Just when we thought we were done with ridiculous trends (ref: contouring, pumpkin spice latté and galaxy hair highlights), millennials got a new reason to ignore the world and stare at their phones – Pokémon Go. Now, society is divided into two lots – those who play the Nintendo reboot game and those fixated on the ongoing Taylor Swift-Calvin Harris feuding saga. In any case, we are going to delve a little deep into the gaming waters and weigh on whether Pokémon Go is worth the craze, if it’s doing good for our lives and how long this obsession may go on.
So, what is Pokémon Go, exactly?
Those alive in the 90s who owned a Gameboy were introduced to Japanese company, Nintendo’s world of Pokémon. It was a make-believe world where humans got to be “trainers”, find different characters across the game and make them fight each other. Being Japanese with all that “Kawaii” stuff going on, the characters are cartoons and cute AF. The empire of Pokémon is so large, that it has expanded to video games, playing cards, movies, series, merchandise and a lot more and grossed its company nearly $50 billion in revenue, and growing.
With the onset of gaming consoles and super hit video games like Counter Strike, Assassin’s Creed, etc. etc., the world of Pokémon went quiet for a while, but only just. Because Nintendo went ahead and developed a FREE downloadable phone app that is compatible with iOS and Android, and resurrected the life of Pikachu with a clever game called, yes, Pokémon Go. And now almost everyone is going bonkers because they “Gotta Catch ‘Em All!”
Once you download it, you are supposed to go through the motions of creating an avatar and catching these various creatures, gaining points on the way. Using the phone’s camera and GPS tracker, the gamer feels like there are creatures at real locations, at real-time. Characters exist based on the elements – you will be able to locate characters that are related to water near water bodies, grassy ones near gardens and so on and so forth. Seems pretty simple and decent, but since it hit markets, there have been upsides and downsides, and we list both.
The pros of Pokémon Go
- The medical community is happy because people are getting up and moving. The more you walk, the more characters you catch, eggs you hatch and so on and so forth. Since you sit on your behind and stare at your screen, you might as well do it on the move.
- Apparently, the game has made people more sociable. As you go on your way to catch more creatures, you meet other idiots who are doing the same thing. There are literally Pokéwalks happening in groups all over the world so people catch ’em all together.
- People are visiting places in their neighbourhood that they never would have before. Parks, ponds, religious places, monuments – hell, even graveyards, while playing the game. Maybe the tourism industry should pick up on this. Hmmm.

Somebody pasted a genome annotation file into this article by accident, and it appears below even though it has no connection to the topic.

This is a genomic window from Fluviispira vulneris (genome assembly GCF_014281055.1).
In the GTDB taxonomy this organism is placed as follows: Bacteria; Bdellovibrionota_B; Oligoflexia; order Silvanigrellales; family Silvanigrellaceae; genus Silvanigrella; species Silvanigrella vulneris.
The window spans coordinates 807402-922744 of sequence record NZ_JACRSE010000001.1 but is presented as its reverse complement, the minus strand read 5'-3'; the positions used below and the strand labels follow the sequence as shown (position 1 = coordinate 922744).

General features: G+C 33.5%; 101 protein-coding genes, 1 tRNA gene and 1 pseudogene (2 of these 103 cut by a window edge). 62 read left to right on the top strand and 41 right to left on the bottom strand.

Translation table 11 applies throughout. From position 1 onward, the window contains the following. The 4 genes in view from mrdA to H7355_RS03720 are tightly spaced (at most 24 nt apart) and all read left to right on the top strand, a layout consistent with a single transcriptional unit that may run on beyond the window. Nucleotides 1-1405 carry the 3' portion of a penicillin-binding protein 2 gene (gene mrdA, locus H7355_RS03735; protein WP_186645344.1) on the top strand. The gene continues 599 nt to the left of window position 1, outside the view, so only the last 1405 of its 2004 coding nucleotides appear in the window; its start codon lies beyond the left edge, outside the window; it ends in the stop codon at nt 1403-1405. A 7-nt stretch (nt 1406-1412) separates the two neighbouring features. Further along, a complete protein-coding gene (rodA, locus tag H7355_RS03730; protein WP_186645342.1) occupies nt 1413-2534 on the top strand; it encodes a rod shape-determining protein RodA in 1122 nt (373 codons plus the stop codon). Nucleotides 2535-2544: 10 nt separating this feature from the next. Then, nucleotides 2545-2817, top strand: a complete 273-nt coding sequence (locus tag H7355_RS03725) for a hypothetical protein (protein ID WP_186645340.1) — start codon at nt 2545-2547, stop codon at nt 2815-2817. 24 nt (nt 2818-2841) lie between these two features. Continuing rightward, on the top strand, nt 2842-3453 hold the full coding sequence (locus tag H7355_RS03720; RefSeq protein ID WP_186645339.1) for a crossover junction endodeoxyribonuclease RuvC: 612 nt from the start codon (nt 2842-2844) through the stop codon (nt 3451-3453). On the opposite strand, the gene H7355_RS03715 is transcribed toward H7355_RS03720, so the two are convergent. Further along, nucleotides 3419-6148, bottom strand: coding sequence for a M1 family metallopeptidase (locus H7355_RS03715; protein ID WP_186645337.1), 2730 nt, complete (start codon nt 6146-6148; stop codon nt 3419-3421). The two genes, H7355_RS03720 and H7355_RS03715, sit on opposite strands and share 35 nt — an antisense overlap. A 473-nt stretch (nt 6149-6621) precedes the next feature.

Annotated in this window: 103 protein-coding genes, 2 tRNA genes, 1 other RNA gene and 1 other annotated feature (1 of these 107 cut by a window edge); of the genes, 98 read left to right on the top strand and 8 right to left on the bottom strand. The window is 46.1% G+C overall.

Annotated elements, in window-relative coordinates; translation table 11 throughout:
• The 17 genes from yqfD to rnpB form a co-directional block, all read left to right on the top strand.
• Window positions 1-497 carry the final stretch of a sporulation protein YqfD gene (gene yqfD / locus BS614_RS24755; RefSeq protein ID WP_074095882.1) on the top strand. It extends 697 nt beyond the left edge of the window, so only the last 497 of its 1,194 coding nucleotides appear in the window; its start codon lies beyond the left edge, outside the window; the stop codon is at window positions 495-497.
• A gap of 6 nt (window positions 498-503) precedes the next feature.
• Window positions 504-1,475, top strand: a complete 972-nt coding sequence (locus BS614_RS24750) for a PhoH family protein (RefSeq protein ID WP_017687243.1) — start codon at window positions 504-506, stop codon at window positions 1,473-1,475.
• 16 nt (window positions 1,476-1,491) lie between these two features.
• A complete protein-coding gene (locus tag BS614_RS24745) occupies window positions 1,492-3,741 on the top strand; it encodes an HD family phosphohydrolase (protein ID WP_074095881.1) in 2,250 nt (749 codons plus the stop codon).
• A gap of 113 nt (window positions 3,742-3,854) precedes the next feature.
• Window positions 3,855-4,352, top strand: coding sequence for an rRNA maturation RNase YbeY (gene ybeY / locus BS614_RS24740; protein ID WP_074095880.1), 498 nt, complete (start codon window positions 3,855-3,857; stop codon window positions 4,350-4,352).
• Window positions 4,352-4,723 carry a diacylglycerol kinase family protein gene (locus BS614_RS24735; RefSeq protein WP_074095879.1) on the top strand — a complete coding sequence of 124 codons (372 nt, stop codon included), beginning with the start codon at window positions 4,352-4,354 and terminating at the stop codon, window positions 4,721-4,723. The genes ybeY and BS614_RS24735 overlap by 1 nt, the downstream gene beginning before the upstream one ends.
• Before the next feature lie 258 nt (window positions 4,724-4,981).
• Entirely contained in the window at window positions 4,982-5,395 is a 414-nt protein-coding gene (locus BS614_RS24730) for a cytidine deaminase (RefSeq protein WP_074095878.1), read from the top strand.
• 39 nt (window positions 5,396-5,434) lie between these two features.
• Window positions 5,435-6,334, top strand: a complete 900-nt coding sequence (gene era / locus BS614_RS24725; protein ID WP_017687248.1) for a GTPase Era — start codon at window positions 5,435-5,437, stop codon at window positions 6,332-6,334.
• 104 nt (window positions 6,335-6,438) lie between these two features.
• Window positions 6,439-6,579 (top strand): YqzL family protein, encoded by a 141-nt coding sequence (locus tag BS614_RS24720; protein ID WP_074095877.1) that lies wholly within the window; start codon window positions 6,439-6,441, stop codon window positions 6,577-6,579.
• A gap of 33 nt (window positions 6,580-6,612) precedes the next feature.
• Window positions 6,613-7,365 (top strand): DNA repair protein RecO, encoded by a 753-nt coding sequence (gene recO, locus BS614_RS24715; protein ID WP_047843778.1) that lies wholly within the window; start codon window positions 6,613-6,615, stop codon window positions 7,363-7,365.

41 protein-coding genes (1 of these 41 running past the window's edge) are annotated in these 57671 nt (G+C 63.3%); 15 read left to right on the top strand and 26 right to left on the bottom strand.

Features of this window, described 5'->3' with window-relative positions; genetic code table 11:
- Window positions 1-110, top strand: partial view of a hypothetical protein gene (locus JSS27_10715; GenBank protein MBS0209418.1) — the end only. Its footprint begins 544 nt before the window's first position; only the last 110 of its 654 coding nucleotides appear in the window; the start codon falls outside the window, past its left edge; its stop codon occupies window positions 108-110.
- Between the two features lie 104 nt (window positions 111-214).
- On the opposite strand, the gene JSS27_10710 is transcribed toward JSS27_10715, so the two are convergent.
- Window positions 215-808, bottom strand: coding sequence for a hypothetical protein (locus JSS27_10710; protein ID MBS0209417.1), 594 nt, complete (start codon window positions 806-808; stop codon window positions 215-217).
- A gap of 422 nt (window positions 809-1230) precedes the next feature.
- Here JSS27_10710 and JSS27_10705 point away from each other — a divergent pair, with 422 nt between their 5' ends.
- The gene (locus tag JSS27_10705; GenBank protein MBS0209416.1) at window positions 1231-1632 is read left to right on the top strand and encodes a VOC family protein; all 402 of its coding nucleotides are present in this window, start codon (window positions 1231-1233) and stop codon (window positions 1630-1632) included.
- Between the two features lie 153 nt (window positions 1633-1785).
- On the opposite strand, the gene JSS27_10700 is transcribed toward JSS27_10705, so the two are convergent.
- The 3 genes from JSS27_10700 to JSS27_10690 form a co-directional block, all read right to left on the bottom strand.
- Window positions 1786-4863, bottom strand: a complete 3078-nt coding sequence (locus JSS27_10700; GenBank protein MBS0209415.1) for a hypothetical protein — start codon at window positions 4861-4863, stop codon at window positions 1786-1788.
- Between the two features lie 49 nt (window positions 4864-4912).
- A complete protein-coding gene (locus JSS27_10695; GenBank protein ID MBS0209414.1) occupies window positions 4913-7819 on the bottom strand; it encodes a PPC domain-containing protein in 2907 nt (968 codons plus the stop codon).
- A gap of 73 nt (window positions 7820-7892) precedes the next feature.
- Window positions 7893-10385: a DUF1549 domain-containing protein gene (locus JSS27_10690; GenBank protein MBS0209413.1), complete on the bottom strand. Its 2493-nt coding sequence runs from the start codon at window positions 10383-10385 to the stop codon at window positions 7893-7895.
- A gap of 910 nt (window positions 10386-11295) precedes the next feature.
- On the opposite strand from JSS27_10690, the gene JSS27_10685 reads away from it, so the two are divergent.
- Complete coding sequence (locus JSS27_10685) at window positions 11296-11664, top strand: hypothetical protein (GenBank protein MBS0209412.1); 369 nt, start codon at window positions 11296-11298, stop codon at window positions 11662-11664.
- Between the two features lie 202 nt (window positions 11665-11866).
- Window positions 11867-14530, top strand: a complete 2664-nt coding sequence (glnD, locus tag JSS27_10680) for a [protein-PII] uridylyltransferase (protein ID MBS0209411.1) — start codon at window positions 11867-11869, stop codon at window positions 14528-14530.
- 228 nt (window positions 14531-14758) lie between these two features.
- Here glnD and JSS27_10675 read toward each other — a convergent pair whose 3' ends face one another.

- There was a very public case of a woman who was playing the game and happened to catch her boyfriend cheating. Yikes. But yeah, let’s count this as a pro. For the woman, at least.
The cons of Pokémon Go
- Where do we begin? True, you may be walking and getting some much-needed exercise. But let’s be real – you’re staring at your phone the entire time, which means you’re really not noticing things around you – like oncoming traffic, passersby and aforementioned monuments and such.
- What are we doing? Seriously. Not to sound like a typical social activist, but there are way more important things going on in this world. Why can’t we develop a game that helps people march to their governments and demand justice for the stupid, outdated laws that still exist? Or blaze a trail all the way to Syria and other places where people are suffering as we speak and can’t catch a break, forget about catching a Pokémon!
- Data. If the previous two points didn’t catch your attention, this one should. You are technically opening up your private stuff to the world. Anyone can find you, stalk you, rob you and do god-knows-what, through the game. Every bit of information that you once felt was your own, is now available for some dude in Japan to view and do with it what he wants.
- With all the time you spend on Pokémon Go, your phone battery is dying a slow, overused death. The game doesn’t work if you’re screen isn’t lit and your internet isn’t ON. You can easily use all that juice for more better things. Like Instagram. And Snapchat. And juicy tabloid apps.
Though it’s really easy to get caught in the wave of a trend, ask yourself if it benefits you and if it works for your higher good. In any case, it looks like Pokémon Go is here to stay, at least until there’s another crazy trend that’s going to reduce our IQs a little more.